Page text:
realsocialskills said:

This happens a lot with kids who *are* diagnosed, too. Kids learn that being perceived as obnoxious and defiant is better than being perceived as (the only good term I can think of for this is a slur.)

Because, like, for instance, if you’re autistic and can sort of pass and can cover all your impairments by appearing defiant, then you’re ~so high functioning~ and ~just need to learn to apply yourself more~ and ~of course bright kids will have trouble socially~. And it’s awful and you get in trouble a lot, but it does afford some level of protection.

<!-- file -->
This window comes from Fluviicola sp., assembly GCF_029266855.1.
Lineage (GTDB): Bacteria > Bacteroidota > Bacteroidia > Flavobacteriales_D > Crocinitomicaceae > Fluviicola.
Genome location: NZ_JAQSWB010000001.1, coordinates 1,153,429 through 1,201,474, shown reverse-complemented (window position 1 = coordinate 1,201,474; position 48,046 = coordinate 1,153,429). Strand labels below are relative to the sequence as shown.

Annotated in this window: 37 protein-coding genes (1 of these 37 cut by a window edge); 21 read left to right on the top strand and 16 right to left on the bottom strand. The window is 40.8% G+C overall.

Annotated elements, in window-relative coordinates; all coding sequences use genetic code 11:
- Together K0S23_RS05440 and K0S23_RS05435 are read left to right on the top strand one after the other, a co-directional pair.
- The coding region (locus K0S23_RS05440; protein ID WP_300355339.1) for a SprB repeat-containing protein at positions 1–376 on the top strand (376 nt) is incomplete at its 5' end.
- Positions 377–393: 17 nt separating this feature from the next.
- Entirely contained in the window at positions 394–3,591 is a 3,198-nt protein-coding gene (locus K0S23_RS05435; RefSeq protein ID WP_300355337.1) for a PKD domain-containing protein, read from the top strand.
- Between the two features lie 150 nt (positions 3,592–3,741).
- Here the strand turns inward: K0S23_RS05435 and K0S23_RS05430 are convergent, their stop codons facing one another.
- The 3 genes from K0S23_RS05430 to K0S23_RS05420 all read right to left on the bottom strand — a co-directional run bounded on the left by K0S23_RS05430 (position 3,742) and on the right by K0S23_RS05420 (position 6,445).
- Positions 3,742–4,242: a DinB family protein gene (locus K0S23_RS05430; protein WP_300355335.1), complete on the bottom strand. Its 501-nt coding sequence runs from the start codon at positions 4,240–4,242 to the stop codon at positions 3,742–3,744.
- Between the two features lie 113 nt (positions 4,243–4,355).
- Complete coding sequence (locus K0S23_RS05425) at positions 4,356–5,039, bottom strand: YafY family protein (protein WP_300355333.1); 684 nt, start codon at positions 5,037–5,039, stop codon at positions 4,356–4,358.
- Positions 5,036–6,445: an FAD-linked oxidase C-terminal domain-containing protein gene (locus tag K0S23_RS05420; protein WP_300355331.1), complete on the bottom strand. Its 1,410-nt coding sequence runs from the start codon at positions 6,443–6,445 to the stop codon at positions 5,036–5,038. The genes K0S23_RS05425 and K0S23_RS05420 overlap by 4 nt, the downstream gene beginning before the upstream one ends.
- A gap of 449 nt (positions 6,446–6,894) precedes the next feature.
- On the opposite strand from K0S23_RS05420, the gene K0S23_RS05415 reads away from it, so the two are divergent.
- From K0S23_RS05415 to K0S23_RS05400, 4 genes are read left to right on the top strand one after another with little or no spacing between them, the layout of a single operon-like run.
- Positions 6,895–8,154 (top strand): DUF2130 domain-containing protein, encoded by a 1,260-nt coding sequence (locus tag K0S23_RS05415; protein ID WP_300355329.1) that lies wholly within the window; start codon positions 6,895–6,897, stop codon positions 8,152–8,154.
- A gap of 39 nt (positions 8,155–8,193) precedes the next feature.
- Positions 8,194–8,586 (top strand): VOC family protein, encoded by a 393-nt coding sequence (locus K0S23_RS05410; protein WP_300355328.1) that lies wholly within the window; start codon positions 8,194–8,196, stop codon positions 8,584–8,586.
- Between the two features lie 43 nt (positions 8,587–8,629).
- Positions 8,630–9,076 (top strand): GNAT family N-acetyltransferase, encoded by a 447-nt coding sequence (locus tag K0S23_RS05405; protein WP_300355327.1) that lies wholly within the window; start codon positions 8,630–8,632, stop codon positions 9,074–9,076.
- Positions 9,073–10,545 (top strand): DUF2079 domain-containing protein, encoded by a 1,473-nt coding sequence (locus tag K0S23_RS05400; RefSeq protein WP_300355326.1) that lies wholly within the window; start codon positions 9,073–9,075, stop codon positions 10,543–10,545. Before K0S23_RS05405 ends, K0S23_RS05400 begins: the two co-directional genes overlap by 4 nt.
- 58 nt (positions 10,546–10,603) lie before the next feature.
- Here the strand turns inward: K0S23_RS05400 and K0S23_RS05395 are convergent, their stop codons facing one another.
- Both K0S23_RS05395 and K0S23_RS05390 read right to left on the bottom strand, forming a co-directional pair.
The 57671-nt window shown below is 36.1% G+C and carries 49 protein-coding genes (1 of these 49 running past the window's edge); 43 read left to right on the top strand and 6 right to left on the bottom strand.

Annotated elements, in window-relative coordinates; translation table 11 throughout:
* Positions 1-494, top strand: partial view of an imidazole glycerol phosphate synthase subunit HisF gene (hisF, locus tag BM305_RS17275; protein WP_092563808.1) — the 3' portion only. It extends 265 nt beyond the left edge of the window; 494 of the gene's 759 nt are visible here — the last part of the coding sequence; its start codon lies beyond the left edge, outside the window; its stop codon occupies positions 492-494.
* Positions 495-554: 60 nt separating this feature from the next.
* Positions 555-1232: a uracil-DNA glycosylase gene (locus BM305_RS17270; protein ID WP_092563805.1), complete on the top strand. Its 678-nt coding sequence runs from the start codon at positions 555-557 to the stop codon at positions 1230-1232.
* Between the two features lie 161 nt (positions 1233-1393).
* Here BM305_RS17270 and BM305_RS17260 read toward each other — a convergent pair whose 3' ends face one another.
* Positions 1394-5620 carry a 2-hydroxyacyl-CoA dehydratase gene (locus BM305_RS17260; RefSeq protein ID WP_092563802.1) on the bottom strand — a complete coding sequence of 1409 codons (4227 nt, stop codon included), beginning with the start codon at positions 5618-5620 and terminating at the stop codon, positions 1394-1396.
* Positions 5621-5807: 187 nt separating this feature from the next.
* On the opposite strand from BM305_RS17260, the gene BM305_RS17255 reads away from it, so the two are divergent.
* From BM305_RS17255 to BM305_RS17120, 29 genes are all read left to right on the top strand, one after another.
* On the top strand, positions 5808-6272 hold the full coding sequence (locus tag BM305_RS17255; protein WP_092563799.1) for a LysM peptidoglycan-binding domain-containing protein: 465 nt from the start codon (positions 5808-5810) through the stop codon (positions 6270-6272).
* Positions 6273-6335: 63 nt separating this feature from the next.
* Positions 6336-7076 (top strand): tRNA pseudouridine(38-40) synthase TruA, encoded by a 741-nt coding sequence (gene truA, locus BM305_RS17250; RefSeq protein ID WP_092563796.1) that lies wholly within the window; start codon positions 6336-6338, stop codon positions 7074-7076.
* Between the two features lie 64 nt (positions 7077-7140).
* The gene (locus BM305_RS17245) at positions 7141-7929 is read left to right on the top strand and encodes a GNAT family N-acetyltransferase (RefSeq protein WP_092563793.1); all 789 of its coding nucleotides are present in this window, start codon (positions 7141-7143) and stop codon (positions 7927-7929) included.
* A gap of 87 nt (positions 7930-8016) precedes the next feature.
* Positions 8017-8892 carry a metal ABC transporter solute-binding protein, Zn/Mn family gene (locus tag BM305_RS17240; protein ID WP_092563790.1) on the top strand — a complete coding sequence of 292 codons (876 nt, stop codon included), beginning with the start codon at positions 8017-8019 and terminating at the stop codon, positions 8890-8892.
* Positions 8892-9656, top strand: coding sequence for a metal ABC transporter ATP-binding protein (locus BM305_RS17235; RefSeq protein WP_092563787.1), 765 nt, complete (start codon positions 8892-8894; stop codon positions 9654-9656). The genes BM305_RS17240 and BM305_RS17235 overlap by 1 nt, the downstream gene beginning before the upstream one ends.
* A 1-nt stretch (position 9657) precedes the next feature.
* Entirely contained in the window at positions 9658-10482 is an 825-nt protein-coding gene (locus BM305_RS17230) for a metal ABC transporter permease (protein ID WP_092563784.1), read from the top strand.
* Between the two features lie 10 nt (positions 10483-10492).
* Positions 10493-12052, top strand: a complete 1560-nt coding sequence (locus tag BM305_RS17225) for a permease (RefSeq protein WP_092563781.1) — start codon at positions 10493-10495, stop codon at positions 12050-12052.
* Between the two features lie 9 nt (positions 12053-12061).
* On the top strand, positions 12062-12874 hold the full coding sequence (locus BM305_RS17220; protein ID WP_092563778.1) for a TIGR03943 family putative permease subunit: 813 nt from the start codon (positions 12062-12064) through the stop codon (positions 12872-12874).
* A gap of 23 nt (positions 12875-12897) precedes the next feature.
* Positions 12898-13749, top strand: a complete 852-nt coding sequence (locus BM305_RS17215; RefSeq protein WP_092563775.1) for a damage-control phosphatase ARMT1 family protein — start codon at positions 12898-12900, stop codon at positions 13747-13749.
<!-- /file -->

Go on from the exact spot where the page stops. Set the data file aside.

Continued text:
If you are openly impaired in all the same ways, that can lead to ~well maybe he needs a more structured environment~, and ~I’m not trained to accommodate her needs~ and ~there’s an intensive therapy for that~.

Of course, being perceived as defiant is also dangerous, but it’s sometimes much less dangerous than being perceived as disabled.

secretsofthedisabled:

dendriforming:

slightmayhem:

secretsofthedisabled:

realsocialskills:

secretsofthedisabled:

SRS: Yellow

tw: ableism, staring at disabled people

realsocialskills:

I look contagious but I’m not. How do I tell people this? How do I get them to stop staring and stop being afraid they’ll catch my uncatchable condition?
realsocialskills said:
I don’t know, unfortunately. Do any of y’all have strategies for dealing with this?

secretsofthedisabled said:

My answer even now is cover up. That’s all I can do. I wish there was a better solution, sorry. If anyone has one, I’d love it.